Around the perimeter of Union Square and in the adjacent blocks, you will find restaurants and eateries to suit every palate and budget. Places like Zen Palate, Coffee Shop, Union Square Cafe, Old Town Bar, Blue Water Grill, Chat’n’Chew, Steak Frites, and Republic along with the yumminess of the greenmarket and other area street vendors.

All of which means that you can shop till you drop, refuel and shop some more. For more information on what there is to do and see and buy in the Union Square area, check out the Union Square Partnership where you can find maps, a schedule of events and area directories

Shopping: Financial District

‘Shopping’ may not be the first word you think of when you think of Manhattan’s Financial District but you know – you might consider adding it to the list. Need proof ?

strand books store at the seaport

South Street Seaport is a good place to start.  True, it’s not the stores that are the draw here – the same shops can be found in malls anywhere – it’s the surroundings. Pier 17 and the cobble-stoned walks, restored and developed so beautifully, offer views and a shopping atmosphere that make even chains stores feel like a special treat. A genuine treat is the Seaport branch of The Strand. Not as crowded and much lighter. A book lovers delight.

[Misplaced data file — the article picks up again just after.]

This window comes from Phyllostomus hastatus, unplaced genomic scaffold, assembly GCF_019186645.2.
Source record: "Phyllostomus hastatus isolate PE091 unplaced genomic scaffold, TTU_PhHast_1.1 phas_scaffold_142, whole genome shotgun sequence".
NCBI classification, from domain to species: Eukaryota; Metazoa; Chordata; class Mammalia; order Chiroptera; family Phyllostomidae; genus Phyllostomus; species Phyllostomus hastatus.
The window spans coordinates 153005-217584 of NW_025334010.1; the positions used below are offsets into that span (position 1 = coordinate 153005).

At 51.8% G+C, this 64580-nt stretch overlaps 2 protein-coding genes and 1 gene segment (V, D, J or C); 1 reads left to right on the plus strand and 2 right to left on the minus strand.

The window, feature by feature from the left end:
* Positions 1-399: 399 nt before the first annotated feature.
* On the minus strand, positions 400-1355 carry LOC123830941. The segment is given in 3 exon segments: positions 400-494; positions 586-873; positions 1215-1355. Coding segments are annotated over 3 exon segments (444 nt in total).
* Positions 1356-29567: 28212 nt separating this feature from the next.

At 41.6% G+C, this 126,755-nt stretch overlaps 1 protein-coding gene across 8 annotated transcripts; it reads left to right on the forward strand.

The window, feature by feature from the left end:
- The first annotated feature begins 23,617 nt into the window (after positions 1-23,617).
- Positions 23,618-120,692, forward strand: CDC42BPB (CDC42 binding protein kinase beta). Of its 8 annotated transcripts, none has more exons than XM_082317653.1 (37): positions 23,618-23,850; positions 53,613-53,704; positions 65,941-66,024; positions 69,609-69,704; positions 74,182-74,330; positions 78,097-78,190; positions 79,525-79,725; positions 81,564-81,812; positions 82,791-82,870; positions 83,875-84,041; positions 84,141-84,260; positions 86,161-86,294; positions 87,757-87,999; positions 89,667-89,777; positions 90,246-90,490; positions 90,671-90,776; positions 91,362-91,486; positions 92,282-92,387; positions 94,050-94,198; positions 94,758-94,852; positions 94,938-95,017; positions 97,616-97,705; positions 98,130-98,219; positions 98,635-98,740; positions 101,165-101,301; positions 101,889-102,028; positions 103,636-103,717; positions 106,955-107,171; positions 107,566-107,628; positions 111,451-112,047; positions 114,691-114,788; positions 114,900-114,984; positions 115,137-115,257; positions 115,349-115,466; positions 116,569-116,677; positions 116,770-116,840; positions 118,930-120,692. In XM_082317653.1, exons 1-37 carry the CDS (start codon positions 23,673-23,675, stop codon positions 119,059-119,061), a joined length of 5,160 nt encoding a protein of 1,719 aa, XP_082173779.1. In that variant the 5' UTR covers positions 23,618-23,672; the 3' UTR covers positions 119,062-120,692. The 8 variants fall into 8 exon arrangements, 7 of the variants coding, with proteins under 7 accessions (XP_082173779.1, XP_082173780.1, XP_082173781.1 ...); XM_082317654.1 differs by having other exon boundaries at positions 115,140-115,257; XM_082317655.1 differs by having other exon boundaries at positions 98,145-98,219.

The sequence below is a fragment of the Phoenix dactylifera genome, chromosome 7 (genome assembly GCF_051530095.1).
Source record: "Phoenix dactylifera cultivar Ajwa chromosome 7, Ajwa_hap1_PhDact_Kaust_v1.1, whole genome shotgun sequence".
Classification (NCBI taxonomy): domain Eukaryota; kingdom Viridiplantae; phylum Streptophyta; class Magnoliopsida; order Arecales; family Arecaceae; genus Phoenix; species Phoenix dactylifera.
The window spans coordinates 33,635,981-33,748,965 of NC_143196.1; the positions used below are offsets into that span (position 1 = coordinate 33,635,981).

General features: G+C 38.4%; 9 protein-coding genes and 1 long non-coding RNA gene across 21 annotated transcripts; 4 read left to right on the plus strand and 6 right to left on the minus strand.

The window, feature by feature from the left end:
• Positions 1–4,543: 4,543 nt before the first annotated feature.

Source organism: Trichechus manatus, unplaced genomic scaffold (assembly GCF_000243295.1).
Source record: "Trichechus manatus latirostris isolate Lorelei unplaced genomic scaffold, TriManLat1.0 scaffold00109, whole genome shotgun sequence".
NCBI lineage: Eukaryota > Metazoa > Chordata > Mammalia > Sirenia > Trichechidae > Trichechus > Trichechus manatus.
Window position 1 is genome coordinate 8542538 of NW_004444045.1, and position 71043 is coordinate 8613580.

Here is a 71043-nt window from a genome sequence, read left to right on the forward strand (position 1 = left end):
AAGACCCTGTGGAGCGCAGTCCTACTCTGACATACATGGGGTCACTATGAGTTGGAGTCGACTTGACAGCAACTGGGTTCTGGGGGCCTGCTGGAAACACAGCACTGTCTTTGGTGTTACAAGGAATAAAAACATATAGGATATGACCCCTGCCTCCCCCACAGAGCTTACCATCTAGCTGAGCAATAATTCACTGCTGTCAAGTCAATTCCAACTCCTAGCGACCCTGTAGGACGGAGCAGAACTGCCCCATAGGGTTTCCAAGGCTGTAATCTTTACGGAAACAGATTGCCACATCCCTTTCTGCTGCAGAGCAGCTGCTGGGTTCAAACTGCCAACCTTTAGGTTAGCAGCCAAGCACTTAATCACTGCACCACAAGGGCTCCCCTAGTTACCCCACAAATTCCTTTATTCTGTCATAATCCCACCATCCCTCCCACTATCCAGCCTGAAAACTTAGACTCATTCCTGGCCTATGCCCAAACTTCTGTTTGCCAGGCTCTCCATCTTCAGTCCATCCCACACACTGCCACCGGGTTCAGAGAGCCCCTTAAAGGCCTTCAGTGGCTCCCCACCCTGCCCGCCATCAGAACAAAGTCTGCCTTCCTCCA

Two of the largest stand alone retailers in the city are also found in the area.

  • Century 21 the king of discount department stores, offers bargain hunters thrills and workers downtown a place to go pick up a spare pair of shoes or an extra umbrella at 7:00am.
  • Not to be outdone for floor space or breadth of stock, electronics megamart J&R is still going strong, now occupying a full city block, with great prices on everything from cameras and computers to CDs and software.

And for those who like their shopping mixed with a little history:

  • For nearly 100 years, Barclay Rex has catered to the discriminating pipe and cigar smokers. The original store, located at the corner of Barclay and Church was named not only for it’s location but for the owner’s Great Dane Rex. Everyone loves a dog story.